Keep the Faith

Monday, April 23, 2012

By Peter Schwab
Brisbane Lions Head of Coaching and Development

Football seasonís that donít start well are hard to turn around, unless you are confident that the systems you are implementing will eventually work or more important the playing list is still talented enough. Or the other big factor in being successful is avoiding injuries and having your entire player list available.

When assessing performance it is a combination of many connecting factors, with some more vital than others. The chance of success is higher when you have the talent for the level of competition you are in. You also need to have a committed group of players and staff, a system of play the players understand and embrace and that they believe can help them win, a lot of luck with avoiding injuries and a fixture which assists you.

At any level of football if a team loses thatís fine, it may be a multitude of factors which can be overcome, but if their collective ability cannot match their competitors there is little you can do. It is only when ability does not match expectation that questions are asked.

One of the secrets of performance is managing expectation within a sporting team. High expectation always brings pressure to a team and individual. It is only the great sportspeople and teams who can consistently deal with the pressure of expectation.

If you have little or no expectation then you will create an environment where learning and developing will be stifled. Just as dealing with high expectation can be difficult, dealing with low expectation can be demoralising.

So if you have started the season in losing form, analyse whether it is a short term form slump or long term issue. Defining a form slump is not clear. Hawthorn and St.Kilda coach Allan Jeans had a definition for consistency which I felt always explained how a performance slump can be avoided. He defined consistency in performance as limiting the gap between your best and worst performance.

He is correct, more inconsistent teams and players are likely to suffer a performance slump. A good player or coach can be measured by how often and how long they can keep themselves or the team at or near their best. Michael Malthouse as former coach of Collingwood and Jimmy Bartel as a player are clear examples of consistent performers.

No-one has the answers to stopping a slump, but there are strategies to assist. As a player it is your personal responsibility to do everything you can to regain your form by assessing all your behaviours starting with fitness work, skills, attitude, lifestyle and desire before searching for reasons outside of your control. If you are honest it is rare to find the answer outside of yourself.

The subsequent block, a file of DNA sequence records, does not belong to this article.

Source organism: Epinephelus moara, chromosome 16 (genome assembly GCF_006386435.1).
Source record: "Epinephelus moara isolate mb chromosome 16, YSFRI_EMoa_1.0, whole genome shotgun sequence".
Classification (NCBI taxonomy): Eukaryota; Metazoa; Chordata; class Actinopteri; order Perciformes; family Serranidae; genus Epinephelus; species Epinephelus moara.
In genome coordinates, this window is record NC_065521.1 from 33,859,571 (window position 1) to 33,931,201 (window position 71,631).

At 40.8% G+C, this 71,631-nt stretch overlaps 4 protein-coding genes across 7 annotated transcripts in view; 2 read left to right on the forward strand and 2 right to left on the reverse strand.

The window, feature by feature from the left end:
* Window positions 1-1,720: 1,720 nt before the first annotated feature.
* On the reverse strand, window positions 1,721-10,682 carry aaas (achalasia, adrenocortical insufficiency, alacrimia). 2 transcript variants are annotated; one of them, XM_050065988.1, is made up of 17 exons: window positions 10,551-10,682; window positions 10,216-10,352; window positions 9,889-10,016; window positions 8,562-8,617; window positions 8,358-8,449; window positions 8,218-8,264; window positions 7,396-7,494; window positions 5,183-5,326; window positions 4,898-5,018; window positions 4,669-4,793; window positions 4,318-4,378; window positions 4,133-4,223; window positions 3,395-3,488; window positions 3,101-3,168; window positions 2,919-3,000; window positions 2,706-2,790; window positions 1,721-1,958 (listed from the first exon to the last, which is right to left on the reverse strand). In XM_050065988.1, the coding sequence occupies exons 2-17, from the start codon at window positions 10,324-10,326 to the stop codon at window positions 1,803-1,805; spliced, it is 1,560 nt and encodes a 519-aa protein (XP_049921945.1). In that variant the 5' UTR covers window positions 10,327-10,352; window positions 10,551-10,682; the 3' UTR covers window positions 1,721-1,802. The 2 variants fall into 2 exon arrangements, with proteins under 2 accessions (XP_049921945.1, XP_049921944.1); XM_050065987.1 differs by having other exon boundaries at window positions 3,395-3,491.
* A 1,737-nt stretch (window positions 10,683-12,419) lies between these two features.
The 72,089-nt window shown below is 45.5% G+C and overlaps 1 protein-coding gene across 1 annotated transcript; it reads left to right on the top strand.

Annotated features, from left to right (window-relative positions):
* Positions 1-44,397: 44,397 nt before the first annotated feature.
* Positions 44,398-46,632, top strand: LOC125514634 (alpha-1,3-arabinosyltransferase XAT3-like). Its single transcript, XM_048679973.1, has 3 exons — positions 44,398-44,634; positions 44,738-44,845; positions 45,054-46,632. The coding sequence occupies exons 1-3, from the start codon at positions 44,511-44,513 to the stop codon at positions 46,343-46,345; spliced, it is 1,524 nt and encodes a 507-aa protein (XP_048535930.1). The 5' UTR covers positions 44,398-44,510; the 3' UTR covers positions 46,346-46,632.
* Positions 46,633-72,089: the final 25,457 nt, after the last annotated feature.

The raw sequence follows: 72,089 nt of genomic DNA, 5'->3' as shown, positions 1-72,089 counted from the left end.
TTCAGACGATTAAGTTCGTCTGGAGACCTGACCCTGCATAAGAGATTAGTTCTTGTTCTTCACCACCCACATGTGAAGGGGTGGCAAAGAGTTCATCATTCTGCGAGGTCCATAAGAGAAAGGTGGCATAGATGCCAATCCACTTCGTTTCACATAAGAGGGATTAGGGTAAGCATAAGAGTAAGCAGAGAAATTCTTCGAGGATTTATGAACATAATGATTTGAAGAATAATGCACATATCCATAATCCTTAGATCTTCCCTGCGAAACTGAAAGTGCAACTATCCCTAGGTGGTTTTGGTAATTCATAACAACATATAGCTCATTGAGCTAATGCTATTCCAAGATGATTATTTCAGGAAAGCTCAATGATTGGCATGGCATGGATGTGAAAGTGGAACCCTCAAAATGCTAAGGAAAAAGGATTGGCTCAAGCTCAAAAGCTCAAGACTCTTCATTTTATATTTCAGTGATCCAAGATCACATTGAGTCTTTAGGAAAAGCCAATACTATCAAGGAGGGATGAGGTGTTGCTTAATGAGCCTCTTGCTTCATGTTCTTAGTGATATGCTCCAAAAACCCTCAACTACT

This is not to diminish the role of the coach or support staff in assisting a player to recover form and confidence. A systematic approach supported by feedback from coach and staff is essential.

In my view if the team or individual is fit they should have the foundation to compete and a coach should reinforce this as a positive with the individual and team. Often this is undone by playing injured players or rushing back good performers from injury too quickly. This is an easy trap to fall into by coaches and a team under pressure and it is fraught with danger. Even great players cannot perform well if injured or lacking match fitness.

The other difficult aspect for a coach, rather than a player, when the team is losing, is to keep faith in what they are trying to achieve with the team. When losses mount the pressure builds on what is being done or has not been done. It is a good process to assess and review but the real issue is restoring faith amongst the group. The coaching staff needs to come up with ways to engender confidence.

Goal setting may need to become more immediate and in some ways easier. An example may be as simple as training well. Encourage form on the track. In a game start by talking about the first quarter and playing well for that period, once that has been achieved re-focus on the second quarter. In essence shift the focus from the final outcome to more short term achievable targets.

From personal experience it is difficult to maintain a positive frame of mind and approach when the losses mount, but the worst thing for a coach or player to do is to succumb to frustration and disappointment. It is necessary to remain positive. Talk in terms of what was achieved and what can be built on. Any negativity lets an excuse mentality develop.

Not all teams will come through the performance slump or indeed have many wins in a season, but as long as you can continue to find positives, discover systems and processes which have worked and remember that nothing is permanent unless you let it be. 

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